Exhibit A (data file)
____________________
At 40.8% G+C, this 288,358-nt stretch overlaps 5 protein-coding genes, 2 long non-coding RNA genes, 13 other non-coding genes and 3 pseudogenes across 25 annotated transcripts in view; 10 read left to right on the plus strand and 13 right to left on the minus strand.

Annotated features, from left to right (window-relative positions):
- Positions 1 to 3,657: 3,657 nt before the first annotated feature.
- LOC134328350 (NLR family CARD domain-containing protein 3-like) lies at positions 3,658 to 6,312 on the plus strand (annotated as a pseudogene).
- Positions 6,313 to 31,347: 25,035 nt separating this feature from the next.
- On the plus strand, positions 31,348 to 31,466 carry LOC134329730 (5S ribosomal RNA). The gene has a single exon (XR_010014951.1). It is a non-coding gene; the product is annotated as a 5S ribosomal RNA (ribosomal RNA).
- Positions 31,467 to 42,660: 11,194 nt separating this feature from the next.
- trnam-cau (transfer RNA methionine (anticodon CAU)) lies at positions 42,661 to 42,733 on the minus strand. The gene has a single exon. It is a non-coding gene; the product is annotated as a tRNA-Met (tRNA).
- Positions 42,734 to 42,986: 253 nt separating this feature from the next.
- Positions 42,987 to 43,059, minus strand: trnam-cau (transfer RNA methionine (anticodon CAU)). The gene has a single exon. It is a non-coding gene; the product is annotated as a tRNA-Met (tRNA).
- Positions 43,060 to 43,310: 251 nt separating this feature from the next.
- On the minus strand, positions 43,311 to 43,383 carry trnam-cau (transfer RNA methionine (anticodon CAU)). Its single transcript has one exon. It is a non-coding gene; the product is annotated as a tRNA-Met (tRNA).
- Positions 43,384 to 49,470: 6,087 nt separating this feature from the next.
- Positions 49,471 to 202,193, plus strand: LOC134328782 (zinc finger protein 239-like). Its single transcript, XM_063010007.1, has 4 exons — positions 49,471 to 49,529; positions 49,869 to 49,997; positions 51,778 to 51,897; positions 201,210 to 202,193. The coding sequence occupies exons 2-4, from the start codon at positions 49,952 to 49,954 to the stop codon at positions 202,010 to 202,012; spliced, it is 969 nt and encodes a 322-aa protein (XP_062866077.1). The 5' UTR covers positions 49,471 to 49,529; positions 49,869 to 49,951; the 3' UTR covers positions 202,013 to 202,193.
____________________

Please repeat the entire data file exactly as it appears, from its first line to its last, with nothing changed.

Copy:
At 40.8% G+C, this 288,358-nt stretch overlaps 5 protein-coding genes, 2 long non-coding RNA genes, 13 other non-coding genes and 3 pseudogenes across 25 annotated transcripts in view; 10 read left to right on the plus strand and 13 right to left on the minus strand.

Annotated features, from left to right (window-relative positions):
- Positions 1 to 3,657: 3,657 nt before the first annotated feature.
- LOC134328350 (NLR family CARD domain-containing protein 3-like) lies at positions 3,658 to 6,312 on the plus strand (annotated as a pseudogene).
- Positions 6,313 to 31,347: 25,035 nt separating this feature from the next.
- On the plus strand, positions 31,348 to 31,466 carry LOC134329730 (5S ribosomal RNA). The gene has a single exon (XR_010014951.1). It is a non-coding gene; the product is annotated as a 5S ribosomal RNA (ribosomal RNA).
- Positions 31,467 to 42,660: 11,194 nt separating this feature from the next.
- trnam-cau (transfer RNA methionine (anticodon CAU)) lies at positions 42,661 to 42,733 on the minus strand. The gene has a single exon. It is a non-coding gene; the product is annotated as a tRNA-Met (tRNA).
- Positions 42,734 to 42,986: 253 nt separating this feature from the next.
- Positions 42,987 to 43,059, minus strand: trnam-cau (transfer RNA methionine (anticodon CAU)). The gene has a single exon. It is a non-coding gene; the product is annotated as a tRNA-Met (tRNA).
- Positions 43,060 to 43,310: 251 nt separating this feature from the next.
- On the minus strand, positions 43,311 to 43,383 carry trnam-cau (transfer RNA methionine (anticodon CAU)). Its single transcript has one exon. It is a non-coding gene; the product is annotated as a tRNA-Met (tRNA).
- Positions 43,384 to 49,470: 6,087 nt separating this feature from the next.
- Positions 49,471 to 202,193, plus strand: LOC134328782 (zinc finger protein 239-like). Its single transcript, XM_063010007.1, has 4 exons — positions 49,471 to 49,529; positions 49,869 to 49,997; positions 51,778 to 51,897; positions 201,210 to 202,193. The coding sequence occupies exons 2-4, from the start codon at positions 49,952 to 49,954 to the stop codon at positions 202,010 to 202,012; spliced, it is 969 nt and encodes a 322-aa protein (XP_062866077.1). The 5' UTR covers positions 49,471 to 49,529; positions 49,869 to 49,951; the 3' UTR covers positions 202,013 to 202,193.